I’ve seen it change both from the outside and in person through thousands of experiences there over the past two decades. It is different from living there; but it’s not such a big mystery to me really and you don’t have your brain erased when you get on the Sealink (though it sometimes seems a lot of other passengers have). I also work as a social and market researcher, so that helps too – I kind of know ways to pick up on where public opinion is at. In fact I’d say I have a better feel for that now than when I lived there. Age and experience helps too.

    The truth is, some of the best informed people I’ve met on the topic of N Ireland live over here, including some of the people responsible for this site. I don’t include myself in that, I am an interested observer only and I don’t claim any knowledge of things I don’t have knowledge of. I adopted the Mainland Ulsterman monicker on here partly to make it abundantly clear I was commenting as someone from a Northern Irish unionist perspective living on the bigger island these days. Take it or leave it and many will leave it – fine. The general principle on this site is to play the ball not the person in any case.

  • MainlandUlsterman

    It was the fact that Nesbitt tried it though – I get it was against the prevailing winds in many ways, but it was something other parties, even the SDLP, hadn’t really done. And this wasn’t some isolated unionist, it was the UUP leader. There are two ways we can look at that kind of partly failed initiative: see it as a positive thing to be built on, or dwell on the headwinds against which it was battling and dismiss it as pointless. I genuinely don’t see efforts towards building cross-community partnerships in politics as pointless, I see them as the future.

    We have two parties in charge which give each community poor leadership, in my view. The UUP and the SDLP have had the imagination to seek to be parties that make a virtue out of being able to work with the other community. They are trying to sell a vision of an alternative, more sensible, more practical ruling coalition to the dysfunction offered by the SF-DUP one. I’d see Alliance potentially as part of that too. That is, to me, a much better alterative – a no-brainer indeed. I’d be interested to hear anyone attempting to argue the SF-DUP axis offers better government, better community relations in NI or a better future.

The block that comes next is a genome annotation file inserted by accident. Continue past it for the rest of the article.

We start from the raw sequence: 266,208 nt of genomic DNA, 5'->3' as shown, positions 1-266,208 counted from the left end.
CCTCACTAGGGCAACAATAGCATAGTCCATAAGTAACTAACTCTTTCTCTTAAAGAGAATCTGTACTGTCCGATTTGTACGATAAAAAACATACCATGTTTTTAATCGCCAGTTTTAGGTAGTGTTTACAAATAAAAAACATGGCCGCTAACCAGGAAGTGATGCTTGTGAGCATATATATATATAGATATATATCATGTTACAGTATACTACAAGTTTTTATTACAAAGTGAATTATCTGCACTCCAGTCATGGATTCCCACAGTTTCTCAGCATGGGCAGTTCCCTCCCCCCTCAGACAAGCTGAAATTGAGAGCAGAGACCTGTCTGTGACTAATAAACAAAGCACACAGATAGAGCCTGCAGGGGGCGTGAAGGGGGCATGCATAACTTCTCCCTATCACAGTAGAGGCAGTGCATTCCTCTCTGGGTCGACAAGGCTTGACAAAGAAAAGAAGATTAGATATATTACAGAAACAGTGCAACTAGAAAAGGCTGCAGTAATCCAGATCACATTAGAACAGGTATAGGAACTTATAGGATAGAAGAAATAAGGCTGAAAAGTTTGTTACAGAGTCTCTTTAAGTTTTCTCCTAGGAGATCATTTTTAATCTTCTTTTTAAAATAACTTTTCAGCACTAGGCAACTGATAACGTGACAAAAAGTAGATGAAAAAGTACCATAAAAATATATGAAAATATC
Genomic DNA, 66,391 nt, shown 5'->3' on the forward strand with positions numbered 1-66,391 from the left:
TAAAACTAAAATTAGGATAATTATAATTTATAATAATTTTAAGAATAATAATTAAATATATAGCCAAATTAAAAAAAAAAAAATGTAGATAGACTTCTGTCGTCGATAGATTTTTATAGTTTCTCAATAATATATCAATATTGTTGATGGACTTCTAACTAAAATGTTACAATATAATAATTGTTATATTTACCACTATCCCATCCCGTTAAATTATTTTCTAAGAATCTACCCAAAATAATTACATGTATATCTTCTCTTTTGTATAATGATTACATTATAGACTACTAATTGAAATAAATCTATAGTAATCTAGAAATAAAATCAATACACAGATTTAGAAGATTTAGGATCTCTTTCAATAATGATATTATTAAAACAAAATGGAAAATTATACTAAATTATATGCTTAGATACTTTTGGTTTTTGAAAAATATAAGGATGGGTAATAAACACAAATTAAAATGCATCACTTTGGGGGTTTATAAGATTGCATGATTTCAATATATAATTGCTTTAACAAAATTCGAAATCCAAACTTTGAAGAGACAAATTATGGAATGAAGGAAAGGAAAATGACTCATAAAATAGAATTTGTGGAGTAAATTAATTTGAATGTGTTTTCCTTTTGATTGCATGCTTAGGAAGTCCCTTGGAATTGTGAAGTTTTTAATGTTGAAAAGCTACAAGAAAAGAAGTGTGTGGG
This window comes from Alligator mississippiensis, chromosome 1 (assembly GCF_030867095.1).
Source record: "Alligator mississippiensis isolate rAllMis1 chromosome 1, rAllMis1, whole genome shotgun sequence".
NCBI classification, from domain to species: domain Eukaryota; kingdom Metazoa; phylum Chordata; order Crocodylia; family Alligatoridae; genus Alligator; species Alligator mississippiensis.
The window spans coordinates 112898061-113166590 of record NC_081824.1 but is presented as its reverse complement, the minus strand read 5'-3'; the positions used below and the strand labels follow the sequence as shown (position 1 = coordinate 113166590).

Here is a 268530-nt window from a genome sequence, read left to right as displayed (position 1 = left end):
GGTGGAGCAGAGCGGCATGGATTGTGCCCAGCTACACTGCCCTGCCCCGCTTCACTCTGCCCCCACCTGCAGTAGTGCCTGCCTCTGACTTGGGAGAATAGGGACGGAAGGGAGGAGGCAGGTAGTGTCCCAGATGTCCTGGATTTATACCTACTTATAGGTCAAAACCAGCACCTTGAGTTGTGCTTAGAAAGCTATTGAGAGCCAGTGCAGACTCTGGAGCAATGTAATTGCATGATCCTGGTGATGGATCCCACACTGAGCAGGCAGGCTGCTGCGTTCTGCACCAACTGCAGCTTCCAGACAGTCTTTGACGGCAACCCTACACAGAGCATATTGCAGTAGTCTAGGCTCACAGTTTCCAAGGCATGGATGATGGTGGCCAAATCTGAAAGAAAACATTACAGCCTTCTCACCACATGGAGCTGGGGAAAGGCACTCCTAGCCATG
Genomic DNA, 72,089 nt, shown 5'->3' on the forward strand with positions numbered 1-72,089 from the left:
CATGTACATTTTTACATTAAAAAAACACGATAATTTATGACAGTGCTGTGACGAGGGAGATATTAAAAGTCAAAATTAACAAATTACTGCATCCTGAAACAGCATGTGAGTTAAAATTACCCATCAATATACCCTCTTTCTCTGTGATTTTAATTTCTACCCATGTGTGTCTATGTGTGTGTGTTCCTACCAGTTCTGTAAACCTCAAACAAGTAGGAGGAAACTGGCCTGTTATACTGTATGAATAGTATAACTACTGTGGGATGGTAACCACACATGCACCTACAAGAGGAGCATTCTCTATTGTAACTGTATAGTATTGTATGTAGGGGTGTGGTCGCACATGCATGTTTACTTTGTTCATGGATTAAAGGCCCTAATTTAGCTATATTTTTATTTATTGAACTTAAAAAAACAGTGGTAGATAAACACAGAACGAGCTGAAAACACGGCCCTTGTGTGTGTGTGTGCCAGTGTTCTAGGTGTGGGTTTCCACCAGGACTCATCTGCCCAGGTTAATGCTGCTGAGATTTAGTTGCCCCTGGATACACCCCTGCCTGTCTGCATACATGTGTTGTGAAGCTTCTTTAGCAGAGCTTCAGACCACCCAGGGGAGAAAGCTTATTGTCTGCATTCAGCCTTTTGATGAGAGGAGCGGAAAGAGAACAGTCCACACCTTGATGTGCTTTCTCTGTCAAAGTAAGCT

• MainlandUlsterman

    at a local council level only, as was the case in the rest of the UK until I think the late 1940s. The reform was just implemented in NI a couple of decades later.

  • Obelisk

    I am more disturbed that you think the SDLP and UUP have futures. It’s blatantly obvious that both parties have been reduced to their hardcore supporters, and even they are starting to wobble.

    You hail them as the beginning of better future, but they have spent over fifteen years now on their knees with no sign of fightback or recovery. As a Nationalist I can tell you that the SDLP simply doesn’t have much fight left in it and that Sinn Fein is positioning itself in the next few election cycles for a clean sweep of all Nationalist majority seats.

    Remember, it is not a better future that is weighing on Colum Eastwood’s mind right now but the certitude that without a countering pact to the emergent Unionist one, the SDLP could lose in South Belfast. Foyle and South Down appear to have reached a tipping point and could very easily fall to Sinn Fein without heavier than usual tactical voting by Unionists.

    Tell me, if deep down everyone wants this ‘lets get along’ future you say will herald a bright new dawn for a working Northern Ireland, why do we keep voting for parties that aren’t so keen to kick the constitutional issue into the long grass? You blame Sinn Fein and the DUP for everything…yet they are only empowered because we vote for them. And we don’t vote for them out of ignorance either. I know exactly what Sinn Fein is, how it operates and it’s plans and I’ll still march into the polling booth on June 8th and cast my vote for Pat Doherty (or his successor).

    How do you explain the contradiction between reality and what you hope will happen?